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Book Review: White Oleander by Janet Fitch (4/5)

21 May

I have an odd odyssey with this book. I listened to the audiobook narrated by Oprah a few years ago. I found out only after I’d finished it that the audiobook was an abridged edition and I was livid. I stuck this book at the end of my TBR and waited until I’d forgotten a lot of it to start it again. I think I’d forgotten enough of it or enough had been cut out that this felt like a new experience for me. I started this as an ebook but had issues with the hold and the book returning so I finished it in print.

Cover image via Goodreads

White Oleander by Janet Fitch

Summary from Goodreads:

Everywhere hailed as a novel of rare beauty and power, White Oleander tells the unforgettable story of Ingrid, a brilliant poet imprisoned for murder, and her daughter, Astrid, whose odyssey through a series of Los Angeles foster homes–each its own universe, with its own laws, its own dangers, its own hard lessons to be learned–becomes a redeeming and surprising journey of self-discovery.

Astrid’s story is beautiful and ugly at the same time. Her life with her mother is minimal but happy but when she’s ripped away, things change. She lands in foster homes that are rough in one way or another. They force her to learn independence and how to navigate life on her own. It’s interesting to see how Astrid hardens from Starr’s house to Rena’s. The Astrid who’s forced to sell her dress wouldn’t convert to Christianity like she did at Starr’s.

The variety of characters in this was wonderful. Each of the houses Astrid lived in was its own little worlds and they were created with great care. Marvel’s home was the most interesting to me since it’s what I’m afraid of suburban life becoming: brainwashed by a big TV and caring about my grey roots and my husband noticing I’m not 29 anymore. Claire’s world was the most mesmerizing, with its high-culture art and the allure of acting and producing. The differences between these houses were amazing and showcased Fitch’s ability to create new and interesting characters easily.

Starr was my favorite character. She was a horrible person, but she was entertaining to watch. She changed so much because of her jealousy and seeing her revert before Astrid’s eyes was incredible. She lost her religion, her man, and her family in such short succession that I wondered how much of it could be realistic but I think it all was. She was an addict and one little stumble led to freefall back to square one.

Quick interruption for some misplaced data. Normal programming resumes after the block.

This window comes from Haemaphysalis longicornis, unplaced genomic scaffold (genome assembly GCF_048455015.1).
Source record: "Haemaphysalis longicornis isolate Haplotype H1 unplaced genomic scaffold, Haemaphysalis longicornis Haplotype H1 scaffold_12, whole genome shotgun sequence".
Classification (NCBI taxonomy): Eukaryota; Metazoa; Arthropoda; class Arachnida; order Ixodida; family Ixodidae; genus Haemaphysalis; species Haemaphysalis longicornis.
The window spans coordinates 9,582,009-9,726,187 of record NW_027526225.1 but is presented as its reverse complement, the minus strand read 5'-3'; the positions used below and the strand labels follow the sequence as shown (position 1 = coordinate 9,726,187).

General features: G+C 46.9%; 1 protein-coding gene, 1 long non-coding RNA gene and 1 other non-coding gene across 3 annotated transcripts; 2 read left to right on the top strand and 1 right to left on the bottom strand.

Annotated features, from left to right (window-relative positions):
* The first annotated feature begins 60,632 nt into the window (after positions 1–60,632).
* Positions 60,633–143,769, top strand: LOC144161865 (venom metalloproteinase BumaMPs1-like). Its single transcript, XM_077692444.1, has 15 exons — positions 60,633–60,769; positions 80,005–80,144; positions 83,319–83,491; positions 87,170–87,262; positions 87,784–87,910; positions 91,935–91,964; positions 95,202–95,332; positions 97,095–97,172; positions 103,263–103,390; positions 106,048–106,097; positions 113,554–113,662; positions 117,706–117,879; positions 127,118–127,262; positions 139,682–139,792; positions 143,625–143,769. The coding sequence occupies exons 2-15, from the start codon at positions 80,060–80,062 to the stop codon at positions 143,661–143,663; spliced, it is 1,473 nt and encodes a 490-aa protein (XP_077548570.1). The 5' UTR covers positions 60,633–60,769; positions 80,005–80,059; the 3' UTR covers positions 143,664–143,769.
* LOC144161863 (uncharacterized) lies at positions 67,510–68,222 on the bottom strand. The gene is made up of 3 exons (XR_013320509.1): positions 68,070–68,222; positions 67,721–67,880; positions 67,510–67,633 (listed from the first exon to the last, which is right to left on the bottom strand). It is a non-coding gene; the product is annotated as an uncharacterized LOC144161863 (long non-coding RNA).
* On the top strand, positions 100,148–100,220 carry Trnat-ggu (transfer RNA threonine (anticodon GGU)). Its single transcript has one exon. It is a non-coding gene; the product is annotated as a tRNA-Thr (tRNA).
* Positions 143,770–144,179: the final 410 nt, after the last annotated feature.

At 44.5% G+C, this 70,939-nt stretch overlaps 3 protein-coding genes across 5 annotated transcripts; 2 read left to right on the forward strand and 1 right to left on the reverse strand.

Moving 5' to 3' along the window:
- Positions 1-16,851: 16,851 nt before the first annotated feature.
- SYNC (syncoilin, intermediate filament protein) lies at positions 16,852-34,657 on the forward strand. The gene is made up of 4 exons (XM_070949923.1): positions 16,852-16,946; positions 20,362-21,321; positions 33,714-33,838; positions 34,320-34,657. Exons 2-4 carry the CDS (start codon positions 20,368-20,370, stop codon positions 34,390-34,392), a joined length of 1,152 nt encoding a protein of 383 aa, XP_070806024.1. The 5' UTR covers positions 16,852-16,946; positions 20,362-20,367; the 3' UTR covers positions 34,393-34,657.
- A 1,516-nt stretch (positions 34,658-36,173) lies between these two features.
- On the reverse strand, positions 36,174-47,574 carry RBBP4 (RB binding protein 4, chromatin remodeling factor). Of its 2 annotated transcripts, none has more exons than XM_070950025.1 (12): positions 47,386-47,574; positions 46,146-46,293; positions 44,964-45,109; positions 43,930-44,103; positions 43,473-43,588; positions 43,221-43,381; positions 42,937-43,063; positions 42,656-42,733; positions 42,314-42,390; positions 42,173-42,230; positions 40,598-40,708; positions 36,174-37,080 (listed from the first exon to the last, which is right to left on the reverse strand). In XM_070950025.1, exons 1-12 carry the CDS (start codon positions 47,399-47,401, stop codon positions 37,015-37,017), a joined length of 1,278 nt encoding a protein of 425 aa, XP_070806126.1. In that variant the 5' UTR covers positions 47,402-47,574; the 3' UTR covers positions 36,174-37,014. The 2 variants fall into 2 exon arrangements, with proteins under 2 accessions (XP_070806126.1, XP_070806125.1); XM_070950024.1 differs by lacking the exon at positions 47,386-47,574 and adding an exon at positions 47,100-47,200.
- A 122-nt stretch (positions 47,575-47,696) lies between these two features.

There wasn’t a lot I related to in this story. Most of the characters were very different from me and my family. Even the ones that were in similar housing situations were composed very differently on the inside. Astrid’s story itself was too unique for me to relate to. I think the escapism of it was part of the appeal.

Janet Fitch
Image via the author’s website

I enjoyed it when Astrid was at Claire’s house. It was too good to believe that life had finally become simple for Astrid. Her story was meant to be a tragedy. It was just a matter of finding out what made Claire’s life imperfect. No one’s life is perfect. I think things would have turned out differently if Ingrid had never been involved; I agree with Astrid on that number. Ingrid had a way of getting under everyone’s skill and she exploited this ability to undermine Astrid’s life with Claire. It made me hate her as much as Astrid did in the end.

Life with Amelia was hard to read about. It was horrible to think someone could starve children the way she did and deny people food. The measures the girls had to take to survive were understandable. I don’t know how much that section of the book helped develop Astrid’s character and it’s the only section I would have cut.

No one’s life is easy, Astrid’s especially. The homes she lived in helped her see that no one has it easy and everyone suffers in one way or another. Even what we think is ideal, the beauty we seek isn’t perfect and it doesn’t last. The beauty Olivia shows her doesn’t last and it isn’t real love. Things fall apart around Astrid like they do to the people in the homes she lives in. She learns that she’s not unique and no one is going to take pity on her and make her life easier. And she learns to make a life for herself the way she wants it to be.

Writer’s Takeaway: The writing in this book is beautiful. There’s no way to learn that except by practice so it’s clear Fitch writes a lot. She describes things with amazing beauty that I’d be lucky to imitate even 30% of the time. It’s like anything else: practice, practice, practice.

This book was spellbinding in its tragedy and triumph. Four out of Five Stars.

Until next time, write on.

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